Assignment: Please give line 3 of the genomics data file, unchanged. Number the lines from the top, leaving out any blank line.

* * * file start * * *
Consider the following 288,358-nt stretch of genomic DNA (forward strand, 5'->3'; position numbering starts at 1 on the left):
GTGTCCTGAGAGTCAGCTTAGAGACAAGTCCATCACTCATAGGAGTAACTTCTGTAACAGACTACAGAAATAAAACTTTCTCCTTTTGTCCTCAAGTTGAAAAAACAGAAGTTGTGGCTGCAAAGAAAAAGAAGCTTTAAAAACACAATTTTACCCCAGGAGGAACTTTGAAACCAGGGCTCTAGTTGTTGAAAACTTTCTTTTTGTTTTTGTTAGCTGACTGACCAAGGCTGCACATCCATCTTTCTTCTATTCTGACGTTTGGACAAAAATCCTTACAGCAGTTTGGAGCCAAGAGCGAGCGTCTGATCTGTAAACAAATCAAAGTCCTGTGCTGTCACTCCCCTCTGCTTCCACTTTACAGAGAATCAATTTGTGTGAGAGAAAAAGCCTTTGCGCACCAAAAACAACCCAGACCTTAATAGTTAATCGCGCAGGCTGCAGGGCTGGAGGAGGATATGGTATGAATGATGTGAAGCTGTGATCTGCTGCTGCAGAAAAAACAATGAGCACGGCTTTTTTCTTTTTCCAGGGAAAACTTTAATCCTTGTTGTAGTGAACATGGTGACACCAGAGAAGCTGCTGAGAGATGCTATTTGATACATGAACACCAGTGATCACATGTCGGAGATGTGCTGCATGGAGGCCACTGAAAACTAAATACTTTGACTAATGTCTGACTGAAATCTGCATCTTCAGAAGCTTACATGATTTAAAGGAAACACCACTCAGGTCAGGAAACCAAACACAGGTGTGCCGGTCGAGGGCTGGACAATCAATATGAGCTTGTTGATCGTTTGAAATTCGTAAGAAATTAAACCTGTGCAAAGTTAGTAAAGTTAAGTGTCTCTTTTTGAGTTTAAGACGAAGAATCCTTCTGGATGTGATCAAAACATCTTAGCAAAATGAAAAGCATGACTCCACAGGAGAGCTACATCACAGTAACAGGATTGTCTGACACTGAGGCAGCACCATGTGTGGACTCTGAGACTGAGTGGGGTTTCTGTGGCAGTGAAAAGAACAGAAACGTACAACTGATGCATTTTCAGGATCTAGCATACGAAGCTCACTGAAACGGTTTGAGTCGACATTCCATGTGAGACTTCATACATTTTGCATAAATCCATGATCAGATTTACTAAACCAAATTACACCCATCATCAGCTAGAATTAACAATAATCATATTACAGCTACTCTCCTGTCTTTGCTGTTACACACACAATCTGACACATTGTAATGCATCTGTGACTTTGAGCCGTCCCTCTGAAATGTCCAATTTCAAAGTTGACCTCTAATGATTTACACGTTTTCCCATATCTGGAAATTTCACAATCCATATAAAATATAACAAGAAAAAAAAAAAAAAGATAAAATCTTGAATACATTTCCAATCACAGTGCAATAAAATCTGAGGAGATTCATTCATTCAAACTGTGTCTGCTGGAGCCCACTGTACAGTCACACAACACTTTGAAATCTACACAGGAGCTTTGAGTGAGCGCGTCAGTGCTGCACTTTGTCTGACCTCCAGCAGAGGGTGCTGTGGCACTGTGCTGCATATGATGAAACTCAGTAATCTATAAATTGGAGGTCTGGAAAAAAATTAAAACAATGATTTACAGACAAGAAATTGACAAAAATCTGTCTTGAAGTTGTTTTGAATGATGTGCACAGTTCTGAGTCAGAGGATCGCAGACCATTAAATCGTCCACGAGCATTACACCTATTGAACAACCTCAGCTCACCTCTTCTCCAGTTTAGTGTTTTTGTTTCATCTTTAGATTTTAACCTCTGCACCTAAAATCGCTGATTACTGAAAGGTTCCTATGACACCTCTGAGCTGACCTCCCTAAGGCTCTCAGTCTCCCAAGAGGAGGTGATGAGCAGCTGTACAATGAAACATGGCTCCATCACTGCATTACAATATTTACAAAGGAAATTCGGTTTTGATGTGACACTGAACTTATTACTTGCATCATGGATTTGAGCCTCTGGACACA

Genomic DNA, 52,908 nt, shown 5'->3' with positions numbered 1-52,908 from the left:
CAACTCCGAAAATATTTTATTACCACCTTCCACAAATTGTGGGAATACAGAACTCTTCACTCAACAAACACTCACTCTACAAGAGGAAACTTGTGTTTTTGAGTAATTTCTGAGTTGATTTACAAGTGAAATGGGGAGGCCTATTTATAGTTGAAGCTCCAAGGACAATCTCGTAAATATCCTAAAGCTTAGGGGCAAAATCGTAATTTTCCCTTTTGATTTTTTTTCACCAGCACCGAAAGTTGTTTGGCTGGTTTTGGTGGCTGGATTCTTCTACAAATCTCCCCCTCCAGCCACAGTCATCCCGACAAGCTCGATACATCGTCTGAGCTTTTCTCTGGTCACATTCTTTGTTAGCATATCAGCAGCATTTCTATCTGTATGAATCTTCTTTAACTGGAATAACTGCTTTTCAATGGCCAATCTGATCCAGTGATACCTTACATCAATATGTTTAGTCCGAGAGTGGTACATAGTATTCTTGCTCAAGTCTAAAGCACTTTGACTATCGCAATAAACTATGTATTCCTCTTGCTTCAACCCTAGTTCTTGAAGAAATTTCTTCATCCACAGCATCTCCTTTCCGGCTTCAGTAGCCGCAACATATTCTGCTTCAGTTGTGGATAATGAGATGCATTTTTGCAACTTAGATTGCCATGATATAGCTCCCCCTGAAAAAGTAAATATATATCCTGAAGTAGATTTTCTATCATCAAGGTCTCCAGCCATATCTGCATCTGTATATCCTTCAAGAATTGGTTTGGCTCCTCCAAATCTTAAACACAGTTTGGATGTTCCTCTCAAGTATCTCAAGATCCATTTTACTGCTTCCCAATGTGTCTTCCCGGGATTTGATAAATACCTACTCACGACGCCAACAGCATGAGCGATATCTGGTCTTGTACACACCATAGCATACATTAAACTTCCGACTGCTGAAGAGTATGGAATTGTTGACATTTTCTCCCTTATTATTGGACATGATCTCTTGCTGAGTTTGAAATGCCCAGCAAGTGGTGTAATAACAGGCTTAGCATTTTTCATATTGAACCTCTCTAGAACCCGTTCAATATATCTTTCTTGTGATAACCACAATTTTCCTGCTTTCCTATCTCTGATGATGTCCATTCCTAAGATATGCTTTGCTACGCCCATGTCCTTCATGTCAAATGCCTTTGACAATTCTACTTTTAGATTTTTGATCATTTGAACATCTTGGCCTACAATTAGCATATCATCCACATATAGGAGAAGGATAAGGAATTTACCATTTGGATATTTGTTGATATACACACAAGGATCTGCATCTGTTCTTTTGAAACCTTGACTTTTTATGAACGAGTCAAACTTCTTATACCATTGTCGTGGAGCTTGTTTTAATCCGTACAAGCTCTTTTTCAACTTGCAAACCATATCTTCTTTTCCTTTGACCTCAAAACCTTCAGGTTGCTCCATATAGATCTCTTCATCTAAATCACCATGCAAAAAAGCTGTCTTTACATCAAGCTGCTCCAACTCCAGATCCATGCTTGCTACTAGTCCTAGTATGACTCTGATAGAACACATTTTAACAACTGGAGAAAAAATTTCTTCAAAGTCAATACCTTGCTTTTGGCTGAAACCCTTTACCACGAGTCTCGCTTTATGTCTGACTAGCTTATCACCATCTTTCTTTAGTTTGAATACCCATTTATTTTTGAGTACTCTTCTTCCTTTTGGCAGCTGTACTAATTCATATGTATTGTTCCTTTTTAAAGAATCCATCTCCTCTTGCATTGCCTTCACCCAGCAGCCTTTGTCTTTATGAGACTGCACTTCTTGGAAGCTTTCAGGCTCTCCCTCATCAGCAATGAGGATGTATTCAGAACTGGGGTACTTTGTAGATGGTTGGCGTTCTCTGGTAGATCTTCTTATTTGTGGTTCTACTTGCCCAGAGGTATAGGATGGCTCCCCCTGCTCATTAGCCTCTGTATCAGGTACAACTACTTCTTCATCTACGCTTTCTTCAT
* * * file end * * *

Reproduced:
Genomic DNA, 52,908 nt, shown 5'->3' with positions numbered 1-52,908 from the left: